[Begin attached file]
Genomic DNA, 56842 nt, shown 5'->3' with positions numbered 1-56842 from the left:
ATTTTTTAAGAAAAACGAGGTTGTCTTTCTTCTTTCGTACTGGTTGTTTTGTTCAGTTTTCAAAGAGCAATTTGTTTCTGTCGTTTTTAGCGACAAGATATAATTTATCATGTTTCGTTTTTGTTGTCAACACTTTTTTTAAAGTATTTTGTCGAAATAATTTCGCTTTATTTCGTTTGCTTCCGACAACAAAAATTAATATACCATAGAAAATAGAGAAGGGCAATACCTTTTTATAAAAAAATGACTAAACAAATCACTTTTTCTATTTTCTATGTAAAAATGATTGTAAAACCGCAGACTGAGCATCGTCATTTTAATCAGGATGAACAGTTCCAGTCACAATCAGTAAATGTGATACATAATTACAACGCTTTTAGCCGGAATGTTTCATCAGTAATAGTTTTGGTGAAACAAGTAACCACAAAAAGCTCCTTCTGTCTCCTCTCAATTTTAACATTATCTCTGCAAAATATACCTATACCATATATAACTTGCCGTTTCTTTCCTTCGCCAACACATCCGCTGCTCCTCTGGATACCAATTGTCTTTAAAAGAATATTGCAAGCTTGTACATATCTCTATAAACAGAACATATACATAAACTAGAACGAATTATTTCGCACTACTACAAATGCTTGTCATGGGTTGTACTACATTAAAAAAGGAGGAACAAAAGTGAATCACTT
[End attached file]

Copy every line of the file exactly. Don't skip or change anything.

Genomic DNA, 56842 nt, shown 5'->3' with positions numbered 1-56842 from the left:
ATTTTTTAAGAAAAACGAGGTTGTCTTTCTTCTTTCGTACTGGTTGTTTTGTTCAGTTTTCAAAGAGCAATTTGTTTCTGTCGTTTTTAGCGACAAGATATAATTTATCATGTTTCGTTTTTGTTGTCAACACTTTTTTTAAAGTATTTTGTCGAAATAATTTCGCTTTATTTCGTTTGCTTCCGACAACAAAAATTAATATACCATAGAAAATAGAGAAGGGCAATACCTTTTTATAAAAAAATGACTAAACAAATCACTTTTTCTATTTTCTATGTAAAAATGATTGTAAAACCGCAGACTGAGCATCGTCATTTTAATCAGGATGAACAGTTCCAGTCACAATCAGTAAATGTGATACATAATTACAACGCTTTTAGCCGGAATGTTTCATCAGTAATAGTTTTGGTGAAACAAGTAACCACAAAAAGCTCCTTCTGTCTCCTCTCAATTTTAACATTATCTCTGCAAAATATACCTATACCATATATAACTTGCCGTTTCTTTCCTTCGCCAACACATCCGCTGCTCCTCTGGATACCAATTGTCTTTAAAAGAATATTGCAAGCTTGTACATATCTCTATAAACAGAACATATACATAAACTAGAACGAATTATTTCGCACTACTACAAATGCTTGTCATGGGTTGTACTACATTAAAAAAGGAGGAACAAAAGTGAATCACTT